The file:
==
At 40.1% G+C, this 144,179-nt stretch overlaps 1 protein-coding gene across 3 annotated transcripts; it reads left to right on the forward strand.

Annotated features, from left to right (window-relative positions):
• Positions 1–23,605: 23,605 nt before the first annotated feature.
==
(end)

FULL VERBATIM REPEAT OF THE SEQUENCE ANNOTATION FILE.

At 40.1% G+C, this 144,179-nt stretch overlaps 1 protein-coding gene across 3 annotated transcripts; it reads left to right on the forward strand.

Annotated features, from left to right (window-relative positions):
• Positions 1–23,605: 23,605 nt before the first annotated feature.